Steve looked around the desert that had been his sanctuary for most of his life, took a deep breath, felt a chill run down his spine and knew that the worst was yet to come. He had lived his entire life as a liberty loving American and had willingly gone into harms’ way on numerous occasions. There was no doubt in his mind that he would rather die a free man than survive in a world of tyranny and oppression. He looked upward and requested assistance from his creator, “I am at the intersection of isolation and desolation… God, please keep me on your GPS should I ever waiver from the path of righteousness.”

The End

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10 Comments

  1. Tom says:

    Is this vigilante justice or patriotism at its best? Is there a distinct difference? Our borders are more porous than a sieve. I applaud the men and women of the Border Patrol and the LEOs of the southern border states. They have a dangerous job. Senior DHS officials should be compelled to patrol the border under the same conditions as their subordinates. Perhaps then they would arm and equip these teams with the same type of equipment that the bad guys have. I have not considered the Chinese as armed intruders the same as the “usual suspects” we read about. I guess I am naive.Well written…as always

  2. Skip says:

    Steve is “the man”! If we can grow a few platoons of him in California, we’ll vote more tax dollars to chip in for more ammo!
    Semper Fidelis and best regards,

  3. Joe says:

    You really know how to bring the “real” world home to us. Thanks.

  4. john michels says:

    Interesting story or might I say warning

  5. Tony says:

    Mr. Calabrese is right up in step with the current events with this Sunday Story in the Vista Press and it is a great message for all of us to pay attention too. No matter our political preference, this is about America and our families. It is not specifically about the Chinese because we have a number of bad characters that have already crossed the boarder into America that can easily be recruited for a number of devious tasks from many countries. No asks how did they travel so far and cross so many countries with or without proper passports and Visa’s? They are not destitute or truly in fear of their government.When my parents came to the USA it was because the country needed them and their skills.They worked at any job they could when not employed because their was not unemployment. They grew America into what it is today. They came from all lands and became Americans. Our politicians have divided us into ethnic groups, religious groups and whatever else they can, but I will try to do what is best for America because when the smoke clears, hopefully, America will remain. Thank you Mr. Calabrese for trying to keep us on our toes as to what has happened on our Southern Border with this story that appears to be fiction. God Bless America.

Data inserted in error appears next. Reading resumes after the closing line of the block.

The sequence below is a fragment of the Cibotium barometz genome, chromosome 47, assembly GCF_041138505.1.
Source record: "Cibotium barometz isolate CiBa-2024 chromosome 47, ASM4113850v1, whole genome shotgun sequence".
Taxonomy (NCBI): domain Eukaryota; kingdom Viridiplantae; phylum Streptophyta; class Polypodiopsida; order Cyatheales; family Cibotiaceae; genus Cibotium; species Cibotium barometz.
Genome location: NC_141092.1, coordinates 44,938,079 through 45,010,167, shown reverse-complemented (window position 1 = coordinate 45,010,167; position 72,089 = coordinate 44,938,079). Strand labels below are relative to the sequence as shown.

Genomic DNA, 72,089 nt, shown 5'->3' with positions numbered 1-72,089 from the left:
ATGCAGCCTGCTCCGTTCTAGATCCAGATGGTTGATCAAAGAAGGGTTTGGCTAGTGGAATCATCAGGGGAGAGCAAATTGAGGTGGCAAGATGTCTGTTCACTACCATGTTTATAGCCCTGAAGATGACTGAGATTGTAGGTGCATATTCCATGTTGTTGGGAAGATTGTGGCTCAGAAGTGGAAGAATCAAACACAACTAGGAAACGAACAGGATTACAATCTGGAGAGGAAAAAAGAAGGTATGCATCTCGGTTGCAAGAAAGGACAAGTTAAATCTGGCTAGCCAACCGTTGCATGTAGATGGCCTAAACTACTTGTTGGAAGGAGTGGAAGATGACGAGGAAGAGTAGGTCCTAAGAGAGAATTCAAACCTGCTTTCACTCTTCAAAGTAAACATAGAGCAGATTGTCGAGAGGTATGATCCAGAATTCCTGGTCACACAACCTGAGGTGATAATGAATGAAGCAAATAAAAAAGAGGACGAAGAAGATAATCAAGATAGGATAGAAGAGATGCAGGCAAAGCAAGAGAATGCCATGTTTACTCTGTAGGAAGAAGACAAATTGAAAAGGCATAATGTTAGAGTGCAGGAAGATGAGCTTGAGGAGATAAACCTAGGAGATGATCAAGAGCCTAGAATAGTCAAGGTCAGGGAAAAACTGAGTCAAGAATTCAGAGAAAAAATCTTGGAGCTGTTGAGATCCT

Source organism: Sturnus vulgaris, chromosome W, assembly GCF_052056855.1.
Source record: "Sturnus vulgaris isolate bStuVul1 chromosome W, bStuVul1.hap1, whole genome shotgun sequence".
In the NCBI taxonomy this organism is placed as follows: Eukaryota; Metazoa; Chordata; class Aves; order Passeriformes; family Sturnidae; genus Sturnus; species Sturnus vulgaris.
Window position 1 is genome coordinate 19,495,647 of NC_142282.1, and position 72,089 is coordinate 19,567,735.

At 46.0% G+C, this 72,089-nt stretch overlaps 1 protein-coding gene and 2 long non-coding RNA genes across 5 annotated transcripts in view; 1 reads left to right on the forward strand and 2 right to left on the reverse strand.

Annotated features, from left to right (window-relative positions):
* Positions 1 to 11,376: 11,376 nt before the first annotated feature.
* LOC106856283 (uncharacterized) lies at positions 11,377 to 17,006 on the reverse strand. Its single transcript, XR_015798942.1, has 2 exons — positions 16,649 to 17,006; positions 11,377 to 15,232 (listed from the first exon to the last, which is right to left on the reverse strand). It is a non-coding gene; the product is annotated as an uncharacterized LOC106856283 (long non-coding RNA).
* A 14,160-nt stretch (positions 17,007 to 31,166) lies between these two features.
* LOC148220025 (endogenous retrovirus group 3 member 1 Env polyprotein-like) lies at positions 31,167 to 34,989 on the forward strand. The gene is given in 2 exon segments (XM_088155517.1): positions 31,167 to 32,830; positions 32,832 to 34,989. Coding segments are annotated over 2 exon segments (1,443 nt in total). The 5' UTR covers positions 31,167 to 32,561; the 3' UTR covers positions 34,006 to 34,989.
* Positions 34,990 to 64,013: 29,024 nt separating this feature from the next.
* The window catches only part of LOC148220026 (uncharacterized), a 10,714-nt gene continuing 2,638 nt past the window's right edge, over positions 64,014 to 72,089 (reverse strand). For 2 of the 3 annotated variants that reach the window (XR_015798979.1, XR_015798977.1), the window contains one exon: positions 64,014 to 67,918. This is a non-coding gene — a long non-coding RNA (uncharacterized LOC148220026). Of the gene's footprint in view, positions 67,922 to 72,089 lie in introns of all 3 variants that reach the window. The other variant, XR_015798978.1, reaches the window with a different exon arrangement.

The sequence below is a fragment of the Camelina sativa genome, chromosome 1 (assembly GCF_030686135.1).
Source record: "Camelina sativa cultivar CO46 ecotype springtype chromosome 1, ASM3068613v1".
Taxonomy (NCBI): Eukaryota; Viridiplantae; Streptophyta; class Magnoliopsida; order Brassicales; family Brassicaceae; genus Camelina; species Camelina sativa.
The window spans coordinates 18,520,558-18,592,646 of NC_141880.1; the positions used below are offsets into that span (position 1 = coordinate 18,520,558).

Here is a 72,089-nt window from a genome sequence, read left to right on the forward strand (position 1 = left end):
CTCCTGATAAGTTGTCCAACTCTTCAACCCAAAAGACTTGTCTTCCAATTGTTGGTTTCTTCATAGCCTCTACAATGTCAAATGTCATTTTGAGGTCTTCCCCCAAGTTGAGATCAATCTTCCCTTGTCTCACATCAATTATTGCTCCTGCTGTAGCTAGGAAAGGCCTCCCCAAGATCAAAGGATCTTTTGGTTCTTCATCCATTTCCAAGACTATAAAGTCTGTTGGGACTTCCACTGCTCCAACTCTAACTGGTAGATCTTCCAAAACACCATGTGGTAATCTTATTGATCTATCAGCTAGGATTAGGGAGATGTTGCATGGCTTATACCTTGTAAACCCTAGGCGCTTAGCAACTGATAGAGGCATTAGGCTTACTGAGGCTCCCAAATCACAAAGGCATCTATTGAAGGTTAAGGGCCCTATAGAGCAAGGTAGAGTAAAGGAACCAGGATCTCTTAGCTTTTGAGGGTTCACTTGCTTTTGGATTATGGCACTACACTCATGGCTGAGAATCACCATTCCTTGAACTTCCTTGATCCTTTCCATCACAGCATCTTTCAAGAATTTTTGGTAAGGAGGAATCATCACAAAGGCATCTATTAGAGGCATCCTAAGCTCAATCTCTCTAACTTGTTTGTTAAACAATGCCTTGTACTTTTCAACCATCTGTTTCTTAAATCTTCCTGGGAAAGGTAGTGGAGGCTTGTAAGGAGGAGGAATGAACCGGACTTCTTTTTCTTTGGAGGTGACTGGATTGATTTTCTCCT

6. Robert says:

    Liked the story.

  7. bob wolf says:

    sadly, this story may be more fact than fiction.

  8. Tamra Jordan-Brown says:

    Tom you told the 100% truth! This “one” sends chills down my spine because it confirms @ least 4 dreams, that I’ve had. 2 of the exact same or ( recurring ), dreams, were 10 years apart! They were the same enemies as you described in this short story, but they had a little help! 10 out of 10. You knocked this one, out of the park! Thank you!

  9. Clyde says:

    I agree with the previous comments. This immigration problem is a deliberate plan by the traitors in our government. It will take patriots to solve it.

  10. Esther says:

    Great story, and a great start for a series. I can’t wait for the next one!